Menu
New round of “next-generation” flaws found on computer processors

New round of “next-generation” flaws found on computer processors

Meltdown and Spectre bugs could reveal the contents of a computer's central processing unit

Researchers have found eight new flaws in computer central processing units that resemble the Meltdown and Spectre bugs revealed in January, a German computing magazine has reported.

The magazine, called c't, said it was aware of Intel’s plans to patch the flaws, adding that some chips designed by ARM Holdings, a unit of Japan's Softbank, might be affected, while work was continuing to establish whether Advanced Micro Devices chips were vulnerable.

Meltdown and Spectre bugs could reveal the contents of a computer's central processing unit - designed to be a secure inner sanctum - either by bypassing hardware barriers or by tricking applications into giving up secret information.

C't did not name its sources because researchers were working under so-called responsible disclosure, in which they inform companies and agree to delay publishing their findings until a patch can be found.

The magazine said Google Project Zero, one of the original collective that exposed Meltdown and Spectre in January, had found one of the flaws and that a 90-day embargo on going public with its findings would end on 7 May.

Intel shares closed down slightly to US$52.28, in line with a decline in the Nasdaq Composite Index. An Intel representative declined to comment on the vulnerabilities described in c't magazine.

In a statement on its website, Intel said it routinely works closely with customers, partners, other chipmakers and researchers to mitigate any issues that are identified, and that part of the process involved reserving blocks of CVE numbers.

"We believe strongly in the value of coordinated disclosure and will share additional details on any potential issues as we finalise mitigations," the statement said.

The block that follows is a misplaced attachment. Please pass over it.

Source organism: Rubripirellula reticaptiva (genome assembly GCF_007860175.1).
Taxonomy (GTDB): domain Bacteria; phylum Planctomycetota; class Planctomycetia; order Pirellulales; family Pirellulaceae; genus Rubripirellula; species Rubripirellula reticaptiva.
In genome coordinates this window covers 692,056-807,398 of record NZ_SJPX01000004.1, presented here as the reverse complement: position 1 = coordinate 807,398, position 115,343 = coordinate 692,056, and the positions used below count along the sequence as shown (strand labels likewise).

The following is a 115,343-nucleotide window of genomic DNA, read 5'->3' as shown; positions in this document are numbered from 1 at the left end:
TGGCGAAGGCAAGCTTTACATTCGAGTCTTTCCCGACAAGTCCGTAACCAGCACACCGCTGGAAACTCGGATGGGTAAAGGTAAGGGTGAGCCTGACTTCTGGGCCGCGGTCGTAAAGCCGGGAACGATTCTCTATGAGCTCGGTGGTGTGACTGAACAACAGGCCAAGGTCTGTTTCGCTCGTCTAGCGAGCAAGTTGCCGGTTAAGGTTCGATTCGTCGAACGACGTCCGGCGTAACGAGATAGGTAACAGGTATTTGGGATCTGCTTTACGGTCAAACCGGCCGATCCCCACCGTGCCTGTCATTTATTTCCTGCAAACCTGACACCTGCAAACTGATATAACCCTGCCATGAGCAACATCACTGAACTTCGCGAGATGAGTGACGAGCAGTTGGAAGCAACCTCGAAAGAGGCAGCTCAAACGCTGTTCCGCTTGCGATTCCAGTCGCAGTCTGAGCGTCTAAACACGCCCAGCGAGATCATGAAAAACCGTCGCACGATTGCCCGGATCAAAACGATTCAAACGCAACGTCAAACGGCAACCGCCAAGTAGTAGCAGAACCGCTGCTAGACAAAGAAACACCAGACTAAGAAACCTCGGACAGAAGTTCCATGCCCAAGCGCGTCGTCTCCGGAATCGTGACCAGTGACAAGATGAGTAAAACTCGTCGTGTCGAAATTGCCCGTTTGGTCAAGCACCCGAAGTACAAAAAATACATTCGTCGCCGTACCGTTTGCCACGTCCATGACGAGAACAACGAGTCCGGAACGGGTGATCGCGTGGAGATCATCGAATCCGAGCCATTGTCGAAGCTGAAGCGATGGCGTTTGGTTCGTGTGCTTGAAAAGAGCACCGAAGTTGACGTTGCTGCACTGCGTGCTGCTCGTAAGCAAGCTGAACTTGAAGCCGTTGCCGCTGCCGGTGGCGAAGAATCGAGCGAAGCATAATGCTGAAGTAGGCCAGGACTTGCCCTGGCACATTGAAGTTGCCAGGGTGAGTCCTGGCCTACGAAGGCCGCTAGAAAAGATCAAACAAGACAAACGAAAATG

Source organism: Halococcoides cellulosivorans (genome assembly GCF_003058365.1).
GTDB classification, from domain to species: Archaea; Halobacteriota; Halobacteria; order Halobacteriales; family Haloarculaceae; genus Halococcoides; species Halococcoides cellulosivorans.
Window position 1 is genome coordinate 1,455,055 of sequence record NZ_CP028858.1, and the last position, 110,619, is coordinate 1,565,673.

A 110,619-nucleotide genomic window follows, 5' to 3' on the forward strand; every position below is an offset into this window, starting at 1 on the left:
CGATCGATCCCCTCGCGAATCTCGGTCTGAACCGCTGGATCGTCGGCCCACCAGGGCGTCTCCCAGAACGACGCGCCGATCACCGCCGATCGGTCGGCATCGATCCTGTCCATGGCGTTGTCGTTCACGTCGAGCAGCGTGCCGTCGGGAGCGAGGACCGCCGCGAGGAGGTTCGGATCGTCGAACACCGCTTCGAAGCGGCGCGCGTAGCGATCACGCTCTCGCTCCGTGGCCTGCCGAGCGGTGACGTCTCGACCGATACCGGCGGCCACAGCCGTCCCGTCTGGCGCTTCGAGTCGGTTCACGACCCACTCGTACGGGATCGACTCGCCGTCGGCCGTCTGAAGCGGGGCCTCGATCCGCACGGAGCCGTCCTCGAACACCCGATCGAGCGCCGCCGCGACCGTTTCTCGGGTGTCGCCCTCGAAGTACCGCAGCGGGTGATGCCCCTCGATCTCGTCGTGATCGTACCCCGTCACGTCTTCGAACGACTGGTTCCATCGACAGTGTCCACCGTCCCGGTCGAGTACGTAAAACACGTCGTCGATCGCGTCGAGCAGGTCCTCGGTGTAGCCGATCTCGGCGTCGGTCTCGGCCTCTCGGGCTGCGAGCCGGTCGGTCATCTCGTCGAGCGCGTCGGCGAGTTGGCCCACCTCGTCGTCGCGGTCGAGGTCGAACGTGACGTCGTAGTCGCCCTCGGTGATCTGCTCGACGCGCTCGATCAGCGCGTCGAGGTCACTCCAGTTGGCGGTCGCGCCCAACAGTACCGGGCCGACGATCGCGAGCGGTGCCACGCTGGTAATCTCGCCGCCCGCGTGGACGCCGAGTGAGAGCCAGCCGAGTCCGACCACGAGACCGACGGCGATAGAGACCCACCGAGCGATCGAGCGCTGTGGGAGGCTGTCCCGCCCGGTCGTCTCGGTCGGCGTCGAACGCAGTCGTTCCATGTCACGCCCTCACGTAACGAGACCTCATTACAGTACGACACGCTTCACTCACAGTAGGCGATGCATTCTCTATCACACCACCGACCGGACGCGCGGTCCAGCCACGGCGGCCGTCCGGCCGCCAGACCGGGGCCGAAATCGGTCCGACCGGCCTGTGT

AMD said it was aware of the media reports and was examining the issue. Google declined to comment. ARM representatives could not immediately be reached for comment.

The German magazine gave few details about the reported new flaws. When the Spectre and Meltdown flaws emerged, researchers said that additional similar flaws were likely to be found and would require patches.

"Considering what we have seen with Meltdown and Spectre, we should expect a long and painful cycle of updates, possibly even performance or stability issues," said Yuriy Bulygin, CEO of hardware security firm Eclypsium and a former Intel security researcher.

"Hopefully, Meltdown and Spectre led to improvements to the complicated process of patching hardware."

While no proof has yet emerged that Spectre or Meltdown were ever used by hackers in the real world, similar attacks have "become a hot, new area of research. Bad actors have probably already invested in such attacks by now," Bulygin said.

(Reporting by Douglas Busvine; additional reporting by Laharee Chatterjee in Bangalore; editing by Jane Merriman and Leslie Adler)


Follow Us

Join the newsletter!

Or

Sign up to gain exclusive access to email subscriptions, event invitations, competitions, giveaways, and much more.

Membership is free, and your security and privacy remain protected. View our privacy policy before signing up.

Error: Please check your email address.

Featured

Slideshows

The making of an MSSP: a blueprint for growth in NZ

The making of an MSSP: a blueprint for growth in NZ

Partners are actively building out security practices and services to match, yet remain challenged by a lack of guidance in the market. This exclusive Reseller News Roundtable - in association with Sophos - assessed the making of an MSSP, outlining the blueprint for growth and how partners can differentiate in New Zealand.

The making of an MSSP: a blueprint for growth in NZ
Reseller News Platinum Club celebrates leading partners in 2018

Reseller News Platinum Club celebrates leading partners in 2018

The leading players of the New Zealand channel came together to celebrate a year of achievement at the inaugural Reseller News Platinum Club lunch in Auckland. Following the Reseller News Innovation Awards, Platinum Club provides a platform to showcase the top performing partners and start-ups of the past 12 months, with more than ​​50 organisations in the spotlight.​​​

Reseller News Platinum Club celebrates leading partners in 2018
Meet the top performing HP partners in NZ

Meet the top performing HP partners in NZ

HP has honoured its leading partners in New Zealand during 2018, following 12 months of growth through the local channel. Unveiled during the fourth running of the ceremony in Auckland, the awards recognise and celebrate excellence, growth, consistency and engagement of standout Kiwi partners.

Meet the top performing HP partners in NZ
Show Comments